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For November and December, we’re bringing you Leading The Way, a series all about being an effective school leader. We’ll be publishing articles on the likes of staff wellbeing, school communities, curriculum planning, CPD and networking. Then there’s the case of edtech, which offers schools a variety of challenges and opportunities.

“To state the obvious, technology is now fully embedded in our lives,” says edtech specialist Terry Freedman. “It therefore stands to reason that a school in which technology is not part of the very fabric of the place is likely to be seen as somehow not quite part of the ‘real world’.

“Being a technology-rich school is no longer merely a ‘nice-to-have’ - it is essential. Put simply, why would anyone stay in an environment in which their job is made harder because of the lack of time and labour-saving software, if they have the choice of working in a better-equipped school?”

With this in mind, enjoy these amazing articles, which are powered by edtech solutions provider Groupcall.

Why schools need to teach entrepreneurship

Julian Hall

Julian Hall is an award-winning entrepreneur, media commentator, best-selling author and the founder of Ultra Education - an organisation dedicated to teaching entrepreneurship to Primary and Secondary school children. Since launching in 2014, Ultra Education has worked with thousands of school children and is supported by 20 entrepreneurial ambassadors, including Apprentice winner Ricky Martin and Action Aid Chair Margaret Casely-Hayford.  Julian passionately believes if Britain is to safeguard its entrepreneurial future we need to take a different approach to entrepreneurial education.

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Website: ultra.education/ Email This email address is being protected from spambots. You need JavaScript enabled to view it.

Teaching entrepreneurship as an academic subject has been a hot topic for years. Well-known business leaders such as Richard Branson have called for schools to “come up to date” and devote more time to entrepreneurship, and the Government has backed various initiatives and entrepreneurial competitions in schools.

The problem is that, "Entrepreneurship is far from being considered a core academic subject."despite all this goodwill, entrepreneurship still remains on the fringes of education. While some forward thinking schools have created entrepreneurship clubs or have signed up for entrepreneurial events – entrepreneurship is far from being considered a core academic subject. At best it is an after-school club activity enjoyed by an enthusiastic minority of star pupils.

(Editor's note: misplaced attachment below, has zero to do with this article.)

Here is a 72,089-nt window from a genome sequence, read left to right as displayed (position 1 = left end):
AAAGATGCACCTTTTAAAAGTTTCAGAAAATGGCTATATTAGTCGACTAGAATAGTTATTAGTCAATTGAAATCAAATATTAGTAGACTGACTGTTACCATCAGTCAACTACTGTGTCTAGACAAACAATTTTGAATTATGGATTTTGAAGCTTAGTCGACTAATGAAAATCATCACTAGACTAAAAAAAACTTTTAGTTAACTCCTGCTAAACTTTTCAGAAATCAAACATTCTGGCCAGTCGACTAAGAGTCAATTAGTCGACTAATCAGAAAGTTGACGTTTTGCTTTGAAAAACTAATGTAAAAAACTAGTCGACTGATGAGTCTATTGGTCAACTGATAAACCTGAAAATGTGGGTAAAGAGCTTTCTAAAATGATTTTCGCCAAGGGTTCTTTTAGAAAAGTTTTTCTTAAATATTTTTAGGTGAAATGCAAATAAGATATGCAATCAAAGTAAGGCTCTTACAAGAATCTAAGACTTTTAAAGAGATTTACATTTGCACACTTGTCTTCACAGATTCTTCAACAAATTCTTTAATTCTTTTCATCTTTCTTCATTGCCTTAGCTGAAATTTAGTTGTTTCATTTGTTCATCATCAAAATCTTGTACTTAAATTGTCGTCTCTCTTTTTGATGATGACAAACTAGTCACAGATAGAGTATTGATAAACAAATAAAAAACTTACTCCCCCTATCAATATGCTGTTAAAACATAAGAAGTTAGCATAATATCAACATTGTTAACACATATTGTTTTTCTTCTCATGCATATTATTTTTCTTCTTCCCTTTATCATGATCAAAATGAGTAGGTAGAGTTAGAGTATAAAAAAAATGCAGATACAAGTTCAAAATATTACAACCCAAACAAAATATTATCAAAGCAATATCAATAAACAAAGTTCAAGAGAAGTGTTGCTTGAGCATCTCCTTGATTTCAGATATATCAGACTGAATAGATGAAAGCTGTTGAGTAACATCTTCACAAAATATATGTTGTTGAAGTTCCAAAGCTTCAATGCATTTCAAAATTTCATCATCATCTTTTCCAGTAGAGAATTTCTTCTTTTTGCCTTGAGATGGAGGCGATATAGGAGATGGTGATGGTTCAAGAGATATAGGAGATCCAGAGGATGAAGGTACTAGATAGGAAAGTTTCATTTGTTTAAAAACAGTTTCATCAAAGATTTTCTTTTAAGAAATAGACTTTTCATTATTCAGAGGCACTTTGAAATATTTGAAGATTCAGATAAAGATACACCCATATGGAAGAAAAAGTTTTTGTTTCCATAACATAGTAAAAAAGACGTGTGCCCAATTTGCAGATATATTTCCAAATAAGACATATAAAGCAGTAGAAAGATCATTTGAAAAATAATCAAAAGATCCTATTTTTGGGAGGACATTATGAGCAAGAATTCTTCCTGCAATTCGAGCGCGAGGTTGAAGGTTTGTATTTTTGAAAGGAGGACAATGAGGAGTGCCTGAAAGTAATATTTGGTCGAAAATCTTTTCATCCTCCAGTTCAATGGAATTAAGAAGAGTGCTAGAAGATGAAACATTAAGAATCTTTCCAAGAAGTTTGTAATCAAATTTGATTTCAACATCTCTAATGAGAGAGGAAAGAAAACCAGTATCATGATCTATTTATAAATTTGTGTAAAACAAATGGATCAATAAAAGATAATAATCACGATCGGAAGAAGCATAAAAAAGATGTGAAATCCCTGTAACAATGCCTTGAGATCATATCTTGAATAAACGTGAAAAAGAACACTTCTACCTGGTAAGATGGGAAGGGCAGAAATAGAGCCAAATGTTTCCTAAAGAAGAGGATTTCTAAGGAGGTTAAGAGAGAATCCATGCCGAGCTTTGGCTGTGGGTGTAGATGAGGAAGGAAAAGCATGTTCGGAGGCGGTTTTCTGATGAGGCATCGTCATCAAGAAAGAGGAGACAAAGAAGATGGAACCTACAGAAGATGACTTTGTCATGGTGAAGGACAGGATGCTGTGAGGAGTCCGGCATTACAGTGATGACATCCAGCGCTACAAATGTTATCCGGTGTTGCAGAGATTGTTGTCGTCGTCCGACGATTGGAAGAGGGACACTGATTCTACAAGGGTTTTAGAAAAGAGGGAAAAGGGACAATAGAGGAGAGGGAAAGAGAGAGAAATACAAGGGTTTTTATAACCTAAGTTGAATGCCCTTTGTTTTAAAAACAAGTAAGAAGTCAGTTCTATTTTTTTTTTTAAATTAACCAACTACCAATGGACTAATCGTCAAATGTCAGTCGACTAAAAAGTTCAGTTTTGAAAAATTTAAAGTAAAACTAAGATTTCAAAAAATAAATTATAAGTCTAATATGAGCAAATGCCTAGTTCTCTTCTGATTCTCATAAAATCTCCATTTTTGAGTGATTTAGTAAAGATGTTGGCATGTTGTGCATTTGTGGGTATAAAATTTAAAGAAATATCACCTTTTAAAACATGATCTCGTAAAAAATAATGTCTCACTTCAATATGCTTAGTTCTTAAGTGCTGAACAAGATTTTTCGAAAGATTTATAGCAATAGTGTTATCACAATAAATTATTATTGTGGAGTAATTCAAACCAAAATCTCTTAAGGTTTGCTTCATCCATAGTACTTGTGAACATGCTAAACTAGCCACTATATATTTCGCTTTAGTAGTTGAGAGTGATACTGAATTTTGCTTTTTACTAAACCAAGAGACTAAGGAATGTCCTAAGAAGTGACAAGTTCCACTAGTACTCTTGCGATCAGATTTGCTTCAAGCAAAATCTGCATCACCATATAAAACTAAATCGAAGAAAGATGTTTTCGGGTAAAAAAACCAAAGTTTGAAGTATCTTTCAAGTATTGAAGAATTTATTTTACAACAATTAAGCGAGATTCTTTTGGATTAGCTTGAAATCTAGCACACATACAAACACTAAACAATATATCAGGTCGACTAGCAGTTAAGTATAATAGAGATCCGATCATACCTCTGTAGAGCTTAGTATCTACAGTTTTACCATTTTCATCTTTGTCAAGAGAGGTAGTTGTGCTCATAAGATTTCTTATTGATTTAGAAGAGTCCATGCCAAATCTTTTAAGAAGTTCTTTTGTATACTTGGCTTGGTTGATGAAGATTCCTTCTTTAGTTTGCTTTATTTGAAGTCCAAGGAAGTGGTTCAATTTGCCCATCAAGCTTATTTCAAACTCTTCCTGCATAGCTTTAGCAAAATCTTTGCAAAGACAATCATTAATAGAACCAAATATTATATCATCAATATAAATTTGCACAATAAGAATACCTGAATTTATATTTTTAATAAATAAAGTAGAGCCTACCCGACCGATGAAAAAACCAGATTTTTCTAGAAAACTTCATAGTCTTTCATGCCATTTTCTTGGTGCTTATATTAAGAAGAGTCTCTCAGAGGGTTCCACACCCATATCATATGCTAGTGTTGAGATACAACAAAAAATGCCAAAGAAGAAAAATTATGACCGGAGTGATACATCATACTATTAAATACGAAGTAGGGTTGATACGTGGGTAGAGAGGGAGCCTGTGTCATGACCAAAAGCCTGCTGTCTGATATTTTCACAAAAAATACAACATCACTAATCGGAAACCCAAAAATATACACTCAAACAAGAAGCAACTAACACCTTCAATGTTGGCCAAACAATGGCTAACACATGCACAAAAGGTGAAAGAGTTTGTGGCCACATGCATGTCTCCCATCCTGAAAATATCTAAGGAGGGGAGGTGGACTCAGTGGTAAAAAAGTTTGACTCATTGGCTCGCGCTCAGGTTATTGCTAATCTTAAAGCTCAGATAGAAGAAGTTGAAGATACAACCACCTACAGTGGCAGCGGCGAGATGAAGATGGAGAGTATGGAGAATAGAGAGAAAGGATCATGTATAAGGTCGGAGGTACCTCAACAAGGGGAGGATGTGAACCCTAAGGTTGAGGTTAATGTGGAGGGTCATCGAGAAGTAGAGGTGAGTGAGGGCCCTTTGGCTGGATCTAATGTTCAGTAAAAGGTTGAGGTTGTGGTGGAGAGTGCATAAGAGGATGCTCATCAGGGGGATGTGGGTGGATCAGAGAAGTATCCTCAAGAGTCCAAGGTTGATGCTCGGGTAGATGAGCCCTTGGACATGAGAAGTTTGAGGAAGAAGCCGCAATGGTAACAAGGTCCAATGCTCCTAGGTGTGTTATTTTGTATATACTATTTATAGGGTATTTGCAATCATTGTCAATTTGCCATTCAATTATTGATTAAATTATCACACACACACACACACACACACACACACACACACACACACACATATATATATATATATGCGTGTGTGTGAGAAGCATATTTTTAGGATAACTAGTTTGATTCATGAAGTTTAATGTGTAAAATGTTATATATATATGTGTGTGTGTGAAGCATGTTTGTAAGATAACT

While I believe any school promoting some form of entrepreneurship activity should be commended, much more needs to be done if we want to give students the best chance of success after they leave school or university. In short, I believe we need to change the curriculum so that all students across the country have the opportunity learn basic entrepreneurial skills, not just the best and the brightest pupils who are lucky enough to be in a particular school. After all, the disengaged pupil at the back of the classroom could be the most likely to be tomorrow’s next big thing.

But why is entrepreneurship such an important subject?

The simple answer is that the world is changing at a rapid pace. Despite the doom and gloom headlines about youth unemployment and the growing skills gap, we are living in an age of opportunity – all around us billions are being pumped into accelerator and incubator programmes designed to harness the entrepreneurial talent and fast track innovation at breakneck speed. But to fully take advantage of this, you need to have a basic set of entrepreneurial skills, which most young people are lacking.

It’s also worth pointing out that entrepreneurial education isn’t just relevant to those who want to start a business. I do a lot of work with the National Careers Service, and employers are crying out for individuals who can think creatively, outside of the box and help them innovate their organisations"The best entrepreneurial teaching reinforces core subjects." as intrapreneurs within larger organisations. Entrepreneurs are in demand at every level of the career ladder – the question is, how can we meet this demand?

These skills can be taught not just in the form of extra curricular clubs, but as fully formed courses that take place over an academic year. Far from being a distraction from core academic subjects (like English, Maths and Science), what I’ve learned is that the best entrepreneurial teaching reinforces these subjects by providing them with a context. For example, in order to understand profit and loss you need a strong understanding of Maths. In order to understand distribution you need to understand Geography, while English is essential for communication etc.

Reach out to local entrepreneurs, develop lesson plans around starting businesses, use YouTube videos to bring concepts alive – just always to remember keep it relevant to the real world and make sure it’s inspirational. Entrepreneurship teaching is about opening student’s eyes to a world of possibilities so that, when they eventually leave school or university, they are full of ambition, drive and determination and not fear of the unknown.

Do you teach entrepreneurship in your school? Let us know below!

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